The Canadian Film Fest is an event set in Toronto celebrating Canadian filmmakers where they can showcase their work and network with others in the industry. A non-profit organization, Canadian Film Fest hopes to inspire these filmmakers to continue making motion pictures and to expose Canadian audiences to independent works.

We have created an annual film festival event that the country can be proud of.

Canadian Film Fest

The festival is open to the public and runs from March 30th to April 2nd. Today is day three, and I thought I’d discuss the feature films showing this year (check out the short film reviews here). I was lucky enough to watch three of the features, all varied in genre and the topics they covered.

The Sabbatical. 2016. Producer: Brian Stockton. Associate Producers: Adrienne Adams, Emily Berntson. Executive Producers: David Hansen, Johnny Mac. Director: Brian Stockton. Story: Ian Schneider, Brian Stockton, Matt Yim. Screenplay: Brian Stockton, James Whittingham. Editor: Jason Hujber. Directors Of Photography: Preston Kanak, Jason Rister. Cast: James Whittingham, Laura Abramsen, Bernadette Mullen, Mike Gill, Trevor Aikman, Ken Wilson, Paul Gui-Crepeau, Candy Fox, Kevin Allardyce.

The Sabbatical directed by Brian Stockton with story by Ian Schneider, Brian Stockton, and Matt Yim. Screenplay by Brian Stockton, and James Whittingham.

The Sabbatical

When a university professor is forced to produce a new photography book on his year off, he finds he’s no longer the hot-shot artist he once was. His workaholic wife is nowhere to be found and his best friend is busy leading a family life. Alone and desperate, he befriends a young artist who turns his world upside down. Mid-life crisis ensues.

This 82 minute film is a self described comedy and although it had some good moments that got a smile out of me, it was a bit of a chore to watch. James, our professor, isn’t exactly a vibrant presence on screen and seems to shine more in scenes with his wife, Jillian. The pair together were the really redeemable elements in a film that was ultimately about a man dealing with a midlife crisis. Even with the help of a young female artist which feels familiar and done. I think it held too much back where the comedy was concerned especially when characters like the dean, doctor, Barry, and Shane could have been really funny. It fell flat for me.

The film will be showing on Friday April 1st, 7pm.

20 Moves. 2016. Producer: Adam Rodness. Executive Producer: Lewin Webb. Director: Harv Glazer. Writer: Harv Glazer. Editor: Mahi Rahgozar. Director Of Photography: Andrew Macdonald. Cast: Tom Kremer, Stewart Sims, George Irwin, Jessica Fridrich.

20 Moves directed/written by Harv Glazer.

20 Moves

20 Moves is the untold story of holocaust survivor Tom Kremer who brought the world’s best selling puzzle toy “The Rubik’s Cube” to market in the early 1980’s. Invented by Erno Rubik in communist Hungary this magical cube would go on to symbolize an entire decade of pop culture, change the face of communism, spawn an art movement and become a teaching tool for high end mathematics. It would also touch the hands of 1/5th of the world’s population who simply wanted to see if they could solve this intriguing puzzle.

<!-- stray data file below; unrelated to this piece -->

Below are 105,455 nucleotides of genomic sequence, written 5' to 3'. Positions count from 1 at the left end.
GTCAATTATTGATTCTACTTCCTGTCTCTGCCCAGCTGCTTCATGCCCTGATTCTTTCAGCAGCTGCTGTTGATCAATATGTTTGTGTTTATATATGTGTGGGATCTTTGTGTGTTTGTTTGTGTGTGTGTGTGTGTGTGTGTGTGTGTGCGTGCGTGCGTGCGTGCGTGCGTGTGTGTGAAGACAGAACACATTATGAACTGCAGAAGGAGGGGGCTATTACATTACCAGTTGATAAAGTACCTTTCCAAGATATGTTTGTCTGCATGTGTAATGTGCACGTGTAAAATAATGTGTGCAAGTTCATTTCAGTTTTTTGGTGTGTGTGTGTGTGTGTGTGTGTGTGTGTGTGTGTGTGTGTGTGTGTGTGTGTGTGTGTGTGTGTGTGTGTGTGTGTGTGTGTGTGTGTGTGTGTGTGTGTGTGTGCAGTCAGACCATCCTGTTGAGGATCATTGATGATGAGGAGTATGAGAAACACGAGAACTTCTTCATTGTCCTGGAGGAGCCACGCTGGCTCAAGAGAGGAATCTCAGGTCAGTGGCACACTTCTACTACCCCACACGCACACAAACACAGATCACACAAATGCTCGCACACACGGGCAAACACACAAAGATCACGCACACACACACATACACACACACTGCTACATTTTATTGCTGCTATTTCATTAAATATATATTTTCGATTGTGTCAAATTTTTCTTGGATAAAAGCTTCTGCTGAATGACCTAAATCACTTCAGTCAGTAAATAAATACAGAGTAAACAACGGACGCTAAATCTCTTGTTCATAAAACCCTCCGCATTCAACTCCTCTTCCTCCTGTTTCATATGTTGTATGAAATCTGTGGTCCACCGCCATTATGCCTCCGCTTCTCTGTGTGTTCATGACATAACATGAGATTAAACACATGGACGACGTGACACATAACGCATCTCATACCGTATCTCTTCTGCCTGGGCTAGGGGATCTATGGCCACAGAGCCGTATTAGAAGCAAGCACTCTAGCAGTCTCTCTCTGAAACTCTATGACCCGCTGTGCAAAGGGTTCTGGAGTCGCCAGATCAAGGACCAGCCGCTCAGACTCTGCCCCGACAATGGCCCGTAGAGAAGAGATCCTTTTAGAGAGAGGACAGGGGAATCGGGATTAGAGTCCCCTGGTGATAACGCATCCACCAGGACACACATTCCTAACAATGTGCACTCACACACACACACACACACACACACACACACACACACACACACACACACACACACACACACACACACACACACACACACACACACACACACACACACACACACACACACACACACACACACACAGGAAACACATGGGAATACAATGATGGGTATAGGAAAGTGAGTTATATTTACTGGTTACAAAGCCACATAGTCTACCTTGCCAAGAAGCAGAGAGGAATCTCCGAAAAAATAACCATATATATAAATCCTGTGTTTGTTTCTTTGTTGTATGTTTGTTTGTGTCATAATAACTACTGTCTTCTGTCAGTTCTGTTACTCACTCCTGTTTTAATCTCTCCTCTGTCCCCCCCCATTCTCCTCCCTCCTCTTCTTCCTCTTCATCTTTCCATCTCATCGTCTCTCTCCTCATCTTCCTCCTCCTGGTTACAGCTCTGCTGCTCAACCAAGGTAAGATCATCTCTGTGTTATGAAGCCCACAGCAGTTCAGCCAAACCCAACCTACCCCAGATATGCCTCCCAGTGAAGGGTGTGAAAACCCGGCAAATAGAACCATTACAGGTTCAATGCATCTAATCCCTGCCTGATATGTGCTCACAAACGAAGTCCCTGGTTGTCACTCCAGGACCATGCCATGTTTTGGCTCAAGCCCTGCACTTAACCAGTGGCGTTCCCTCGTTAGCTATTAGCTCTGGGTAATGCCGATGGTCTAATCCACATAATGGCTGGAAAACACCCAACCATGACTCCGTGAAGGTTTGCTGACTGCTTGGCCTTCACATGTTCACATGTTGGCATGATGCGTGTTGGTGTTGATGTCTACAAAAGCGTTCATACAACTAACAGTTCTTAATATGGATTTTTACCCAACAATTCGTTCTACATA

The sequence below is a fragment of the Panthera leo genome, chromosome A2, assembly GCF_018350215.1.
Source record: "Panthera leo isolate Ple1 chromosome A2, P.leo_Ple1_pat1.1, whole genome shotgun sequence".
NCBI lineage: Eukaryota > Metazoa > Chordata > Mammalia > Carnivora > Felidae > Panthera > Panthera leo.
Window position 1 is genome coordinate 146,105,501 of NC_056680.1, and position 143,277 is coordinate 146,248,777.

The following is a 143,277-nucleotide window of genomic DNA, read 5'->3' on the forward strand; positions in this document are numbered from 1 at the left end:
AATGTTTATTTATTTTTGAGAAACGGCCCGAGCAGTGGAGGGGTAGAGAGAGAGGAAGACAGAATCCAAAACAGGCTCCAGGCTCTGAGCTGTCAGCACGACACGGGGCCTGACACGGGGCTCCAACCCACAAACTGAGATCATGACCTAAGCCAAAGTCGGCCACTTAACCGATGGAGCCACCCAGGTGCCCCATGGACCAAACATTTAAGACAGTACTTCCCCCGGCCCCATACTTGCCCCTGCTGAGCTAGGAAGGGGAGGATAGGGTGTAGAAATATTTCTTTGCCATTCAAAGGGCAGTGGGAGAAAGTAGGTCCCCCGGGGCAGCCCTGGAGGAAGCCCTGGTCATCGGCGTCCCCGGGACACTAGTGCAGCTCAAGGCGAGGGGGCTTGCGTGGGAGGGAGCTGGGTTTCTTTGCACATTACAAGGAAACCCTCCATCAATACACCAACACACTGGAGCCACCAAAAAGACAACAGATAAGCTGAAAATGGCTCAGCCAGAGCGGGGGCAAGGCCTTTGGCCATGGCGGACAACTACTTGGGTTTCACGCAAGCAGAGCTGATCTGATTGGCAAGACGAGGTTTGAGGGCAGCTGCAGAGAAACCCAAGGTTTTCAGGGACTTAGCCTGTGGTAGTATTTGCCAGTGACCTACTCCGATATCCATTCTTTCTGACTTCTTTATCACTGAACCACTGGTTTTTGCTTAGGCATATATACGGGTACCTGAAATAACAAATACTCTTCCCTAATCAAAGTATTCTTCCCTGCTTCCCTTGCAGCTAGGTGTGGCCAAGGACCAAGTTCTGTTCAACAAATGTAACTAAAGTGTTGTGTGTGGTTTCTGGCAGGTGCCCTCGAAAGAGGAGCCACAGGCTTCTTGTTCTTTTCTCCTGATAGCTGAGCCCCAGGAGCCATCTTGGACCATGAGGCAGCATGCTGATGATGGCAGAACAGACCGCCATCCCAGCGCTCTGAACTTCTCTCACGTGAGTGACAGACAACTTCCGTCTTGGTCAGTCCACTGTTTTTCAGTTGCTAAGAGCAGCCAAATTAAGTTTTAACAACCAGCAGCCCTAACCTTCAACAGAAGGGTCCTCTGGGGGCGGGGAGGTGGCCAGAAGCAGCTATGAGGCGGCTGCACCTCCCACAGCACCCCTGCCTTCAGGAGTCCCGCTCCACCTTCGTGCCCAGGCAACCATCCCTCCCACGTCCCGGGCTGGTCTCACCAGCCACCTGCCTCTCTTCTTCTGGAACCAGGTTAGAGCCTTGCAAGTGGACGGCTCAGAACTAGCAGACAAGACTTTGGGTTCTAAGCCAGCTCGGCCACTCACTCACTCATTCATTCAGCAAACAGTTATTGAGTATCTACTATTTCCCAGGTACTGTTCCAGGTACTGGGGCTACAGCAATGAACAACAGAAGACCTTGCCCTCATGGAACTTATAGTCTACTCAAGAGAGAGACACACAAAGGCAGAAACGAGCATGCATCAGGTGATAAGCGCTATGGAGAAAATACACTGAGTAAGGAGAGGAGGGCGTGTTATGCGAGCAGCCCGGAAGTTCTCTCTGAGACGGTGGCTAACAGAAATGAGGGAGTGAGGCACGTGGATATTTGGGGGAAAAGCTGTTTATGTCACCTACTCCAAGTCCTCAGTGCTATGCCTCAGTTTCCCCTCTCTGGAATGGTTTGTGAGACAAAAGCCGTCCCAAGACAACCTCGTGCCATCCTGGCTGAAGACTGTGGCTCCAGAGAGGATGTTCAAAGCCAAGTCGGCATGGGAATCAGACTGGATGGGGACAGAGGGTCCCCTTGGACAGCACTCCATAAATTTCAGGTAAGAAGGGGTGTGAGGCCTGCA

20 Moves was an insightful documentary. I never knew the significance and power that the Rubik’s Cube had, especially given that it was created by Erno Rubik, originally as a teaching tool. Created in 1974, it took six years before the cube became commercially available in North America and it experienced sky-high success as well as very low lows. I think the most interesting fact I learned while watching it is that the a lot of the big cubing competitions are in Canada which was neat. If you’re interested in knowing more about the Rubik’s Cube, I recommend this doc.

The film will be showing on Saturday April 2nd, 3:15pm.

Chasing Valentine. 2016. Producer: Bruno Marino. Co-Producer: Navneet Chhajer. Director: Navin Ramaswaran. Writers: Neal Avram Schneider & Navin Ramaswaran. Editor: Navin Ramaswaran. Director Of Photography: Bruce William Harper. Cast: Adam Langton, Gwenlyn Cumyn, Bobbie Phillips, Brad Cowan, Ryan Fisher.

Chasing Valentine directed by Navin Ramaswaran and written by Neal Avram Schneider & Navin Ramaswaran

Chasing Valentine

Unable to get over the tragic loss of the love of his life and stuck with a day job of editing adult videos, Chase meets an unlikely ally, Valentine – a call girl who works under the various personas she has created for herself. Is Chase ready to uncover Valentine’s dark secrets?

Our main character, Chase, loses his fiancée and two years later, meets Valentine. Valentine comes with baggage and Chase is dealing with depression but the two seem to find something in one another. Overall, I liked the film. I enjoyed the performances and the A plot involving Chase and Valentine trying to find happiness with each other’s help. The way the B plot is implemented, however, feels off, especially as we get halfway through the film and it’s what gives the film the “thriller” designation. There were quite a few great looking shots but it could stand to be less heavy-handed in some places (like when it’s emphasizing the ring’s importance). All in all, it was an interesting ride.

The film will be showing on Saturday April 2nd, 5:15pm.

Other feature films at the festival that I didn’t get to watch include How To Plan An Orgy In A Small Town, Borealis, Dead Rush, Jackie Boy, and Across The Line (which I REALLY want to watch).